- Prior to the pandemic, people did not put as much thought into what a teacher did every day. People began to recognize the work of teachers when they had to teach their own children at home.
- A hero is a legendary figure endowed with great strength and agility. They have special achievements, abilities, or personal qualities. They are idealized for courage, outstanding achievements, and noble qualities.
- Teachers are heroes who are resilient, think outside of the box, and push themselves, their students, and each other.
- Believe in yourself and each other. Lean on each other for support. We are here for you.
You Are a Hero
As we embark upon Teacher Appreciation Week, it seems to feel different this year. Over the course of the past few months, people all over the world have begun to consider educators in a unique light. Pre-pandemic teaching was respected as a steady, archetypal profession that could always be counted on. I don’t think people really thought about what happened within a school after they dropped their children off each day. They never really considered how a teacher was able to assist countless students as they learned to read, write, count, and speak new languages. All parents knew is that they didn’t have to worry about it. They trusted in the ability of their child’s teacher to handle it all. And up until then, this is exactly what teachers did day in and day out.
After the world shut down, it didn’t take long for many to realize that educating children was not as easy as it appeared. Amazingly, we brought school inside the homes of millions. Parents and the community began to see that teaching is so much more than just a profession. This launched the beginning of a reformed view of teaching and learning. It was amazing to watch teachers get featured on the Today Show and in news segments. But my favorite to date is the one that motivational speaker, Jeremy Anderson, dedicated to educators. It was simply titled American Hero. At last, people began to realize that those of us who choose to serve in the role of a teacher possess what many now believe are extraordinary, hero-like capabilities.Heroes are hidden gems that somehow manage to muster up an unexpected amount of strength that saves the day, often the world, in movies. Teachers are the heroes our kids are hoping will save them. Click To Tweet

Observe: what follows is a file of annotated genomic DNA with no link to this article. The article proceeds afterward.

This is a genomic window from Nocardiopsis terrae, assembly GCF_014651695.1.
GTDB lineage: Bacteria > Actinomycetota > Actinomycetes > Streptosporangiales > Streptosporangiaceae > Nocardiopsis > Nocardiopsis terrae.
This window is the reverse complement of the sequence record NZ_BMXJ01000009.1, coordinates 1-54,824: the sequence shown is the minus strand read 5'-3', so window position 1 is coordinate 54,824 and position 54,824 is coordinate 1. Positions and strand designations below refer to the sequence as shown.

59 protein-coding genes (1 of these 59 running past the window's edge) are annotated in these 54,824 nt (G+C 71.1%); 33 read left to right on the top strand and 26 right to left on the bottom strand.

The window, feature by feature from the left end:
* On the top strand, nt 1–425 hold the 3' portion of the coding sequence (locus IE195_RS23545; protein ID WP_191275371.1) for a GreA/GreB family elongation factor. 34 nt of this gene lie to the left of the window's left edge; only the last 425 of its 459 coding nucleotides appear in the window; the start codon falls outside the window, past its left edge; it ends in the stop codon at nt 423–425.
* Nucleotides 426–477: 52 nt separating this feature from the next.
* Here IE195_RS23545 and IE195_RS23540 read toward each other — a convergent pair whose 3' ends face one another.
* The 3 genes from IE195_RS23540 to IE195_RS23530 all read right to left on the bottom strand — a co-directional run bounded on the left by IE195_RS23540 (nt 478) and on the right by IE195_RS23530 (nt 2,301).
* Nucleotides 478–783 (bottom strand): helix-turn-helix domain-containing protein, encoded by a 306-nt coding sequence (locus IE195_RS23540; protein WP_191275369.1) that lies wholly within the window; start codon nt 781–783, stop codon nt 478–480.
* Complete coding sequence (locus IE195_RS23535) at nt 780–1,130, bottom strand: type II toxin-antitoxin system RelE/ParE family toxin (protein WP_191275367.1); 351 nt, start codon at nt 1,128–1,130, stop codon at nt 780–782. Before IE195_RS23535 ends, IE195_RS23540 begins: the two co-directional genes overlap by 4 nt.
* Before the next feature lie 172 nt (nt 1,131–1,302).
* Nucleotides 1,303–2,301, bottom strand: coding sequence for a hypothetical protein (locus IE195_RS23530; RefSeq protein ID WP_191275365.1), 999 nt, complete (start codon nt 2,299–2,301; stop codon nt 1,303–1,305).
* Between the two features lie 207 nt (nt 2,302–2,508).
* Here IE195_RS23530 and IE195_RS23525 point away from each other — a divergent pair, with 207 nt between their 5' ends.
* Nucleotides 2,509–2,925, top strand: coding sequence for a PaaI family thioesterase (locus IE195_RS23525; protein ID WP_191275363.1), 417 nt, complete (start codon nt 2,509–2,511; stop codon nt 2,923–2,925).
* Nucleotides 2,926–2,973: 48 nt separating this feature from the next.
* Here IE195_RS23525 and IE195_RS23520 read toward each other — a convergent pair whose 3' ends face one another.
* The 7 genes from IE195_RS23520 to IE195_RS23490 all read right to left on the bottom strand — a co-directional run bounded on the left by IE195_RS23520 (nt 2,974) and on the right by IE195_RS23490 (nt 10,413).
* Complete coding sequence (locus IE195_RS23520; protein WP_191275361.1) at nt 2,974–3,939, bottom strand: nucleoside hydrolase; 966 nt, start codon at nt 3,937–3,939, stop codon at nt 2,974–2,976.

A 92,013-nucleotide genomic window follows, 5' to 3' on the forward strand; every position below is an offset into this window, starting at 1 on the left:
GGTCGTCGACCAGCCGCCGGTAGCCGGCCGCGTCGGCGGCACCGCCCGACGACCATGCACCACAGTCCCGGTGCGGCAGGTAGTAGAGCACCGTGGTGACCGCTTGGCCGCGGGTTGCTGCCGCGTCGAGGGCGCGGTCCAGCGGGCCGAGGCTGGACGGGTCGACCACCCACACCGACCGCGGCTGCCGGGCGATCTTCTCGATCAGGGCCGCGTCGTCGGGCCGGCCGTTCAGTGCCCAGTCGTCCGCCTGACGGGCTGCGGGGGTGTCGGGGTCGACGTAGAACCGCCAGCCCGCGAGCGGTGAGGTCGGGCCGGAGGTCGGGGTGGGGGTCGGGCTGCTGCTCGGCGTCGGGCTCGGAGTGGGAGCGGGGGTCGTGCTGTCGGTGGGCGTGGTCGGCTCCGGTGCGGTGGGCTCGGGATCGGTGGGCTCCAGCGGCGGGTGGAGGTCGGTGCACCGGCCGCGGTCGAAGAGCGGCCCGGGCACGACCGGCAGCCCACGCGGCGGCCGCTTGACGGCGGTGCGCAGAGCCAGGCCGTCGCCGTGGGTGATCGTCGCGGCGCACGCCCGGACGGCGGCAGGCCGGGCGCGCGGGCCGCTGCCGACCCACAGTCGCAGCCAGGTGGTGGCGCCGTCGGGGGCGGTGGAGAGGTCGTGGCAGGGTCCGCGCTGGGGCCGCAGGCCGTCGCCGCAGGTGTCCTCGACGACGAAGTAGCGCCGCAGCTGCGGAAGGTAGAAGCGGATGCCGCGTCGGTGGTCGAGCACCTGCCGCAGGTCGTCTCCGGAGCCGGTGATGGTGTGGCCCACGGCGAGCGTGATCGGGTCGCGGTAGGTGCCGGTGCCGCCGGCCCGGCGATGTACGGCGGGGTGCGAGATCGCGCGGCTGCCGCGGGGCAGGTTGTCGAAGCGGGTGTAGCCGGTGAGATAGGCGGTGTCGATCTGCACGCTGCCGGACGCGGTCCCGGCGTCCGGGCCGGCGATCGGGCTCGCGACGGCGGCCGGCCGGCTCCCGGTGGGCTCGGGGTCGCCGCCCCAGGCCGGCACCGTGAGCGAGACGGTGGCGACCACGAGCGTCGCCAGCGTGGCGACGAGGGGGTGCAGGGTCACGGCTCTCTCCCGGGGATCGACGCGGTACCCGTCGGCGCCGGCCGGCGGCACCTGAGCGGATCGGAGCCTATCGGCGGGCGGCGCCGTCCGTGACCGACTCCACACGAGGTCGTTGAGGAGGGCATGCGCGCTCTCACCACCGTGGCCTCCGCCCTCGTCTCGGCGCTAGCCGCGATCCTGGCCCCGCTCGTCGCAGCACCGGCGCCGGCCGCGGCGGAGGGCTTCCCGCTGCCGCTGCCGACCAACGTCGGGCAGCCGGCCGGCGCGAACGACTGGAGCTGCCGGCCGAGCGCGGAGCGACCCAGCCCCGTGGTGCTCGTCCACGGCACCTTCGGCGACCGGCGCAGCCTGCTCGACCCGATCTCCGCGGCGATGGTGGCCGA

What is a hero?
- Merriam-Webster defines a hero as a legendary figure often of divine descent endowed with great strength and agility.
- Dictionary.com delineates that a hero is a person who, in the opinion of others, has special achievements, abilities, or personal qualities and is regarded as a role model or ideal.
- Oxford Language describes a hero as a person who is admired, idealized for courage, outstanding achievements, and noble qualities.
If asked, I’m willing to bet you could name several teachers, legendary figures, who taught in the schools you attended in your youth. What qualities would you use to describe them? Did the words respected, remarkable, strong, caring, honorable, or courageous come to mind?
When I think back over my schooling, those teachers who impacted me most are all of these words and so many more. Just as you thought back and smiled while thinking about those teachers who tirelessly worked to make you into the person you are today, that’s how you are viewed by children, past and present. You are a hero to students.